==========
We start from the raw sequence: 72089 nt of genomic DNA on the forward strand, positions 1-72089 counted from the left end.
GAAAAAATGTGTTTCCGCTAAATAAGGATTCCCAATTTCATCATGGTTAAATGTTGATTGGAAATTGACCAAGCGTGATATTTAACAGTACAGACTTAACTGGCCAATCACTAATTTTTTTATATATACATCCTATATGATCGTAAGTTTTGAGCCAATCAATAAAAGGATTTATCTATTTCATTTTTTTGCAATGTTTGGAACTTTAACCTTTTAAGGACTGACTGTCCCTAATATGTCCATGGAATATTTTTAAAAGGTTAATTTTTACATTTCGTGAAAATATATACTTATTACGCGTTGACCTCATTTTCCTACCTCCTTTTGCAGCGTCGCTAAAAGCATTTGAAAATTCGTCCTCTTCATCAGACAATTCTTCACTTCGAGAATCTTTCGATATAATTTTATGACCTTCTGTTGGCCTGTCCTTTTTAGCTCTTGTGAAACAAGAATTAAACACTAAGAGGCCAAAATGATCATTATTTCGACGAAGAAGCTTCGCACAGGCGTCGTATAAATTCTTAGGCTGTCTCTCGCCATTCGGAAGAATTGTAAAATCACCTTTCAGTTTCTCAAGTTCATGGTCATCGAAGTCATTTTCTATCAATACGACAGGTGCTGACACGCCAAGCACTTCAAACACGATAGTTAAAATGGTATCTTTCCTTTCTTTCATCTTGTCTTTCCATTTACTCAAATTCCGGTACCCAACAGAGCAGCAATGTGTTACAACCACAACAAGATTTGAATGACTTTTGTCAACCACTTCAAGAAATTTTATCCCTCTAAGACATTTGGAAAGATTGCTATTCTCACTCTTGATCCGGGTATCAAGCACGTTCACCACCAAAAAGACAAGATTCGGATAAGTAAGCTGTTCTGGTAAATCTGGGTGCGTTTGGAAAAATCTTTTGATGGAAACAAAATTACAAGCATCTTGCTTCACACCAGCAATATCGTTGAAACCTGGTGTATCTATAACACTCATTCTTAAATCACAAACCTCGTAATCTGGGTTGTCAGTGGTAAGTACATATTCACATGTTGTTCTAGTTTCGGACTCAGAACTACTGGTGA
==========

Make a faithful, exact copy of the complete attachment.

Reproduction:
We start from the raw sequence: 72089 nt of genomic DNA on the forward strand, positions 1-72089 counted from the left end.
GAAAAAATGTGTTTCCGCTAAATAAGGATTCCCAATTTCATCATGGTTAAATGTTGATTGGAAATTGACCAAGCGTGATATTTAACAGTACAGACTTAACTGGCCAATCACTAATTTTTTTATATATACATCCTATATGATCGTAAGTTTTGAGCCAATCAATAAAAGGATTTATCTATTTCATTTTTTTGCAATGTTTGGAACTTTAACCTTTTAAGGACTGACTGTCCCTAATATGTCCATGGAATATTTTTAAAAGGTTAATTTTTACATTTCGTGAAAATATATACTTATTACGCGTTGACCTCATTTTCCTACCTCCTTTTGCAGCGTCGCTAAAAGCATTTGAAAATTCGTCCTCTTCATCAGACAATTCTTCACTTCGAGAATCTTTCGATATAATTTTATGACCTTCTGTTGGCCTGTCCTTTTTAGCTCTTGTGAAACAAGAATTAAACACTAAGAGGCCAAAATGATCATTATTTCGACGAAGAAGCTTCGCACAGGCGTCGTATAAATTCTTAGGCTGTCTCTCGCCATTCGGAAGAATTGTAAAATCACCTTTCAGTTTCTCAAGTTCATGGTCATCGAAGTCATTTTCTATCAATACGACAGGTGCTGACACGCCAAGCACTTCAAACACGATAGTTAAAATGGTATCTTTCCTTTCTTTCATCTTGTCTTTCCATTTACTCAAATTCCGGTACCCAACAGAGCAGCAATGTGTTACAACCACAACAAGATTTGAATGACTTTTGTCAACCACTTCAAGAAATTTTATCCCTCTAAGACATTTGGAAAGATTGCTATTCTCACTCTTGATCCGGGTATCAAGCACGTTCACCACCAAAAAGACAAGATTCGGATAAGTAAGCTGTTCTGGTAAATCTGGGTGCGTTTGGAAAAATCTTTTGATGGAAACAAAATTACAAGCATCTTGCTTCACACCAGCAATATCGTTGAAACCTGGTGTATCTATAACACTCATTCTTAAATCACAAACCTCGTAATCTGGGTTGTCAGTGGTAAGTACATATTCACATGTTGTTCTAGTTTCGGACTCAGAACTACTGGTGA